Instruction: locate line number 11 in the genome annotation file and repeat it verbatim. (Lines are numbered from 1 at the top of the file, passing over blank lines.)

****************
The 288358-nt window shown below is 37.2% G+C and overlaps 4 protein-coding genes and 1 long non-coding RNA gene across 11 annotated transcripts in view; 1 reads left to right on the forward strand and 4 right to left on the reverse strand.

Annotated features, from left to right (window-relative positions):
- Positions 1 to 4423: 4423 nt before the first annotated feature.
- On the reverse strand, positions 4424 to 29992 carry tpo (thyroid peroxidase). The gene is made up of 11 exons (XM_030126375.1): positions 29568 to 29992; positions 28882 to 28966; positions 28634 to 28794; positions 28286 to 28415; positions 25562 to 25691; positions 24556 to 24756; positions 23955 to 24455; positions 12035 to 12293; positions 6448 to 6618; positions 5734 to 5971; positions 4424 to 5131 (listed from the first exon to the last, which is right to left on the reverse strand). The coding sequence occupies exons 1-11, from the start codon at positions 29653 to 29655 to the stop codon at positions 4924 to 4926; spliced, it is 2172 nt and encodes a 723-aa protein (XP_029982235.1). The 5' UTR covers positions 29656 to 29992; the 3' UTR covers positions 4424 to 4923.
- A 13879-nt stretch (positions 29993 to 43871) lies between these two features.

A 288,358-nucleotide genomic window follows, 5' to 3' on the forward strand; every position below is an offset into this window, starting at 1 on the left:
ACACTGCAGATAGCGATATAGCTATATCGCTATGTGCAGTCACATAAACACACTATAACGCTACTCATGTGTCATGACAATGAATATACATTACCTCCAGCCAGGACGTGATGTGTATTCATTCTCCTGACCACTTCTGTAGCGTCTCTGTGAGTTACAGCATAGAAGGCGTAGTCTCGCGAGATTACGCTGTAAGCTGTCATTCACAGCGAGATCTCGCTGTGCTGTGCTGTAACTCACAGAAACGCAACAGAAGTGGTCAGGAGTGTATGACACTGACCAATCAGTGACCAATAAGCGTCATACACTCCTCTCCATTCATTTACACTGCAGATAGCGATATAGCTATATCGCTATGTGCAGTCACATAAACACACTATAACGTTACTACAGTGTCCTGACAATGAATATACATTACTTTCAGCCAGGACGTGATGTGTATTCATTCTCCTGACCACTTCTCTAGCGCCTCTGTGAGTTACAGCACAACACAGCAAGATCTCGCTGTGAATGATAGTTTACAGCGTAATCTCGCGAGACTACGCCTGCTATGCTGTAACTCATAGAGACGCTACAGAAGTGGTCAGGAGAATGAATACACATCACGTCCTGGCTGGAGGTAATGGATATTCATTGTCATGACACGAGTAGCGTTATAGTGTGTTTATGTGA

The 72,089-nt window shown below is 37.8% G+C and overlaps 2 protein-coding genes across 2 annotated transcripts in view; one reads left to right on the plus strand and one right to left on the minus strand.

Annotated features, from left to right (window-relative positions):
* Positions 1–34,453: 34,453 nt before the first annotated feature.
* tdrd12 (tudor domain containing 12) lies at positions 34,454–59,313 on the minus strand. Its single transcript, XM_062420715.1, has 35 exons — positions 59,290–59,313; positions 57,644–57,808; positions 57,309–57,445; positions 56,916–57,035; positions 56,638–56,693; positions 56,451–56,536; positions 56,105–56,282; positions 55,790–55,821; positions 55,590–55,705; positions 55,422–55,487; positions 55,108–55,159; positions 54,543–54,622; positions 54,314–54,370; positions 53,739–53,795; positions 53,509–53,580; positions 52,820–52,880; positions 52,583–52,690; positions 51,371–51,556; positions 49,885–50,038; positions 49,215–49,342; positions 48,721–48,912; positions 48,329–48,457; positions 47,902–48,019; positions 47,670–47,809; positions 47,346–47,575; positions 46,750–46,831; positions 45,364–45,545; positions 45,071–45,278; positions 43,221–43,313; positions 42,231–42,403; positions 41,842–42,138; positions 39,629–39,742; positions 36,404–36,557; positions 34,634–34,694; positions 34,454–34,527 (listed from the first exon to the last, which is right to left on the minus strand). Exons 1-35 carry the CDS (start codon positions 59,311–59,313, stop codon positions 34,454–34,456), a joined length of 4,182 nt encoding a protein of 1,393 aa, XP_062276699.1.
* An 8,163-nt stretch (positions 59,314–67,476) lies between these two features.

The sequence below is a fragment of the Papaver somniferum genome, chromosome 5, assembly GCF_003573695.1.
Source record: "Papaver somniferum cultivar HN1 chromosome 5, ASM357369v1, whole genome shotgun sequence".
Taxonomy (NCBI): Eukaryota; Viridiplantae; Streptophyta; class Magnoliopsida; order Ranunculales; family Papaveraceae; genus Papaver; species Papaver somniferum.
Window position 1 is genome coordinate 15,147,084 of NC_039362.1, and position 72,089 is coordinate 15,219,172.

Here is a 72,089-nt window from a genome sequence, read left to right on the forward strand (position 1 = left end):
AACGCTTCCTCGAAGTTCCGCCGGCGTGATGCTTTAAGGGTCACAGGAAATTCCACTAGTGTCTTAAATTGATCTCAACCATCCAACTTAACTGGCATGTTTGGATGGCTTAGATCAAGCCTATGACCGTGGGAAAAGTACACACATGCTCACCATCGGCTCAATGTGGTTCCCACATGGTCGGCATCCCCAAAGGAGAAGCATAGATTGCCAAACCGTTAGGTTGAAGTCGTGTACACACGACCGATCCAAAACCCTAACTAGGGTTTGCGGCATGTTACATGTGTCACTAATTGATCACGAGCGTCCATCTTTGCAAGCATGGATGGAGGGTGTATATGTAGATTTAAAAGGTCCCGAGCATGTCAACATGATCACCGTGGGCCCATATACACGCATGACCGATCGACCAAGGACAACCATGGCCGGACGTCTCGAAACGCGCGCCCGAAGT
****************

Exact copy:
* tdrd12 (tudor domain containing 12) lies at positions 34,454–59,313 on the minus strand. Its single transcript, XM_062420715.1, has 35 exons — positions 59,290–59,313; positions 57,644–57,808; positions 57,309–57,445; positions 56,916–57,035; positions 56,638–56,693; positions 56,451–56,536; positions 56,105–56,282; positions 55,790–55,821; positions 55,590–55,705; positions 55,422–55,487; positions 55,108–55,159; positions 54,543–54,622; positions 54,314–54,370; positions 53,739–53,795; positions 53,509–53,580; positions 52,820–52,880; positions 52,583–52,690; positions 51,371–51,556; positions 49,885–50,038; positions 49,215–49,342; positions 48,721–48,912; positions 48,329–48,457; positions 47,902–48,019; positions 47,670–47,809; positions 47,346–47,575; positions 46,750–46,831; positions 45,364–45,545; positions 45,071–45,278; positions 43,221–43,313; positions 42,231–42,403; positions 41,842–42,138; positions 39,629–39,742; positions 36,404–36,557; positions 34,634–34,694; positions 34,454–34,527 (listed from the first exon to the last, which is right to left on the minus strand). Exons 1-35 carry the CDS (start codon positions 59,311–59,313, stop codon positions 34,454–34,456), a joined length of 4,182 nt encoding a protein of 1,393 aa, XP_062276699.1.